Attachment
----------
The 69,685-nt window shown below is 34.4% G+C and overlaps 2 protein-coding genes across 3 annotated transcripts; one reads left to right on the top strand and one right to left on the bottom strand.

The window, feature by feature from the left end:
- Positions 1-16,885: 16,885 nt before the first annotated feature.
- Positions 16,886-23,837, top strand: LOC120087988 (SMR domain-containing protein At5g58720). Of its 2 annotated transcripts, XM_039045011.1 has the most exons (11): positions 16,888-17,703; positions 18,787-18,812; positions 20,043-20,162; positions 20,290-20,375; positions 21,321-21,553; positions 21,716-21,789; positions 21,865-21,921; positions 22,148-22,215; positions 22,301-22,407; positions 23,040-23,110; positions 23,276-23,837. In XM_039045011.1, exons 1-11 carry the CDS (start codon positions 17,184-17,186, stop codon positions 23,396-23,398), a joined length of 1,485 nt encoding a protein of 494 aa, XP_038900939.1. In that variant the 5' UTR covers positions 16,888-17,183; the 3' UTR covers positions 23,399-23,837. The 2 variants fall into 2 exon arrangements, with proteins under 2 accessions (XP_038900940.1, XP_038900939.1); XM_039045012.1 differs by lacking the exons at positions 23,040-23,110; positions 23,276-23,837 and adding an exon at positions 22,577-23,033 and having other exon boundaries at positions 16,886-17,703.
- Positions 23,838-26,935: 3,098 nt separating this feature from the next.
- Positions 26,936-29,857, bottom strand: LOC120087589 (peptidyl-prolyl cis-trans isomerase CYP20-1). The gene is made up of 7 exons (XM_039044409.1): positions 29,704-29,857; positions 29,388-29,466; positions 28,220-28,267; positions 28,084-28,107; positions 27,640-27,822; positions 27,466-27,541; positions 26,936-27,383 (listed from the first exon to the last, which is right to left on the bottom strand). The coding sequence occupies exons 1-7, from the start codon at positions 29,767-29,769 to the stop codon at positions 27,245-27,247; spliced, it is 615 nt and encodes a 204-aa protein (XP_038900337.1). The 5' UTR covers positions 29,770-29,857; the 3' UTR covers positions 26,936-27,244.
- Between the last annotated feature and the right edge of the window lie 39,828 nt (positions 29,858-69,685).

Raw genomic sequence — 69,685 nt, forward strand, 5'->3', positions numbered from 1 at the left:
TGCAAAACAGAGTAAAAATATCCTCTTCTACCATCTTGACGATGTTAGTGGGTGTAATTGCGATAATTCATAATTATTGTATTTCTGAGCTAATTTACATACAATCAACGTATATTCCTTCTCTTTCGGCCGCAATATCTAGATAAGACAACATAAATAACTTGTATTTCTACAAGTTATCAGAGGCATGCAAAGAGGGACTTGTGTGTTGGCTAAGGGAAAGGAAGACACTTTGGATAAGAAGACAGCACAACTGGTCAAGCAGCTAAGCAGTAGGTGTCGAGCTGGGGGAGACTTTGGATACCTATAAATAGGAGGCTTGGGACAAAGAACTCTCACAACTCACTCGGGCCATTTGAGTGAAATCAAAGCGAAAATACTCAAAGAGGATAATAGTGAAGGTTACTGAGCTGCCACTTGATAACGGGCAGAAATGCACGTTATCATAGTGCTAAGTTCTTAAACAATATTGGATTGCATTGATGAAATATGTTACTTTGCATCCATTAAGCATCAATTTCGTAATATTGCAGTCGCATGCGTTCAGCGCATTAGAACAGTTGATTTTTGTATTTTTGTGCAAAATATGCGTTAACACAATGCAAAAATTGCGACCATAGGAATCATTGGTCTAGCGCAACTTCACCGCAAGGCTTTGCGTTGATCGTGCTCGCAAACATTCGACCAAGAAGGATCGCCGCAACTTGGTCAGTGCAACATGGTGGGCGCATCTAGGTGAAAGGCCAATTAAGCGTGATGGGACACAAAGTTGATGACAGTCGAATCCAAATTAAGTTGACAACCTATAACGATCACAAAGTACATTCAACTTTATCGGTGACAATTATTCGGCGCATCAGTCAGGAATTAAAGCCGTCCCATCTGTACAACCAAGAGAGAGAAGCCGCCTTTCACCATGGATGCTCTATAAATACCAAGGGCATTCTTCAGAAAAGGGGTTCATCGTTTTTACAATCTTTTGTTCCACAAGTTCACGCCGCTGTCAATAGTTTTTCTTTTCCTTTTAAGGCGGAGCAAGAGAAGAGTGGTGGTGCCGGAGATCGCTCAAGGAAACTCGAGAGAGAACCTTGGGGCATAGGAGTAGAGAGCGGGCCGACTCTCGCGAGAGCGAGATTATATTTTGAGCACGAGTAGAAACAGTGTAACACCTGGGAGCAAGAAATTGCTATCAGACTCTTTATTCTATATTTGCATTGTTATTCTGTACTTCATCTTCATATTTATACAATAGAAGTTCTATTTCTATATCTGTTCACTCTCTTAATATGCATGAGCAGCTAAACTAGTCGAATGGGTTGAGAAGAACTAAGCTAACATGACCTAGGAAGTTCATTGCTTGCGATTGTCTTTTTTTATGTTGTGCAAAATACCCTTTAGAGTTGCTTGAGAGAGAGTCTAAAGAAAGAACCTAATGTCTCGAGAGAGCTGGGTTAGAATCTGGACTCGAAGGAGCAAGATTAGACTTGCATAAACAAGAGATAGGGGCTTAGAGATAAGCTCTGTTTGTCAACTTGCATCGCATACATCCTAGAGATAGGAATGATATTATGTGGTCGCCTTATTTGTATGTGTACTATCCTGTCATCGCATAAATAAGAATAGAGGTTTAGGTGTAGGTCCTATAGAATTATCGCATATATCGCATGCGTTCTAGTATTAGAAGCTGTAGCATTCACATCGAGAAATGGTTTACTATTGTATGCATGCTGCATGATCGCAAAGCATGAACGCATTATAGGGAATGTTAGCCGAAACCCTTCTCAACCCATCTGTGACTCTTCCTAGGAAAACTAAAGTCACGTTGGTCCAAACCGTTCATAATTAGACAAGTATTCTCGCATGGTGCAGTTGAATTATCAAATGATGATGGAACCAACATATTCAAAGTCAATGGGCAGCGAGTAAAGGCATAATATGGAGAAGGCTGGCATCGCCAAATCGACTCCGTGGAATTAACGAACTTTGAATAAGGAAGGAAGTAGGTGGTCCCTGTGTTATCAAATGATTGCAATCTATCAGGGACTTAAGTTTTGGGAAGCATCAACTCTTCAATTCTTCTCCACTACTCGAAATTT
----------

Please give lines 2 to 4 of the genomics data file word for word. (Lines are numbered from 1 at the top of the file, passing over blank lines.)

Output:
The window, feature by feature from the left end:
- Positions 1-16,885: 16,885 nt before the first annotated feature.
- Positions 16,886-23,837, top strand: LOC120087988 (SMR domain-containing protein At5g58720). Of its 2 annotated transcripts, XM_039045011.1 has the most exons (11): positions 16,888-17,703; positions 18,787-18,812; positions 20,043-20,162; positions 20,290-20,375; positions 21,321-21,553; positions 21,716-21,789; positions 21,865-21,921; positions 22,148-22,215; positions 22,301-22,407; positions 23,040-23,110; positions 23,276-23,837. In XM_039045011.1, exons 1-11 carry the CDS (start codon positions 17,184-17,186, stop codon positions 23,396-23,398), a joined length of 1,485 nt encoding a protein of 494 aa, XP_038900939.1. In that variant the 5' UTR covers positions 16,888-17,183; the 3' UTR covers positions 23,399-23,837. The 2 variants fall into 2 exon arrangements, with proteins under 2 accessions (XP_038900940.1, XP_038900939.1); XM_039045012.1 differs by lacking the exons at positions 23,040-23,110; positions 23,276-23,837 and adding an exon at positions 22,577-23,033 and having other exon boundaries at positions 16,886-17,703.